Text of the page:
Type erasure means that information about the generic type of an object simply isn't present at execution time.
(The link is to the relevant section of Angelika Langer's Java Generics FAQ which should answer virtually every question you could possibly ask about Java generics :)
However, you're not really interested in the type of an object - you're interested in the type of a field. I misread the question, and although the answer has been accepted I hope to make amends by fixing it now :)
If the field doesn't use a type parameter itself, it can be done. For example:
public class Test
public List<String> names;
public static void main(String  args)
throws Exception // Just for simplicity!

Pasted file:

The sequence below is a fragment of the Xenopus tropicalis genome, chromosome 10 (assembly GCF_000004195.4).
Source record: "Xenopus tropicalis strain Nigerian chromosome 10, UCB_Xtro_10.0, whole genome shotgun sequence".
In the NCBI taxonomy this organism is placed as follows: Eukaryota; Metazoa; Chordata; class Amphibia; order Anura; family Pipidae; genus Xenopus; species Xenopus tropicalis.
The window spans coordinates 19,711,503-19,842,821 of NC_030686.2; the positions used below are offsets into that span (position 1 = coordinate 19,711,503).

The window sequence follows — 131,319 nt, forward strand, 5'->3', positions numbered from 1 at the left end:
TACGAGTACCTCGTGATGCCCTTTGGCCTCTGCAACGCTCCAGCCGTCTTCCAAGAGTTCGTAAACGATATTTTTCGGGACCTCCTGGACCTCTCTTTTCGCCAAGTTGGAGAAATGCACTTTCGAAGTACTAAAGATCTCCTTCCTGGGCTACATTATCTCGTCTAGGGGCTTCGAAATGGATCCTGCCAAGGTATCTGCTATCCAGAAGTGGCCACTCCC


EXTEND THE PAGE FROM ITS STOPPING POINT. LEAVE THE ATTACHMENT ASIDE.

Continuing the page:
Field field = Test.class.getDeclaredField("names");
ParameterizedType type = (ParameterizedType) field.getGenericType();
// Just String in this case
for (Type typeArgument : type.getActualTypeArguments())
System.out.println(" " + typeArgument);
If the field were in a class
T with the field being
List<T> then you'd have to know the type argument for the instance in order to know the type argument for the collection.
Translating this into your required code is somewhat tricky though - you really need to know the type argument at the point of the collection class. For instance, if someone declared:
public class StringCollection implements Collection<String>
and then had a field of type
StringCollection, that field itself wouldn't have any type arguments. You'd then need to check
getGenericInterfaces recursively until you found what you wanted.
It's really not going to be easy to do that, even though it's possible. If I were you I'd try to change your design so that you don't need this.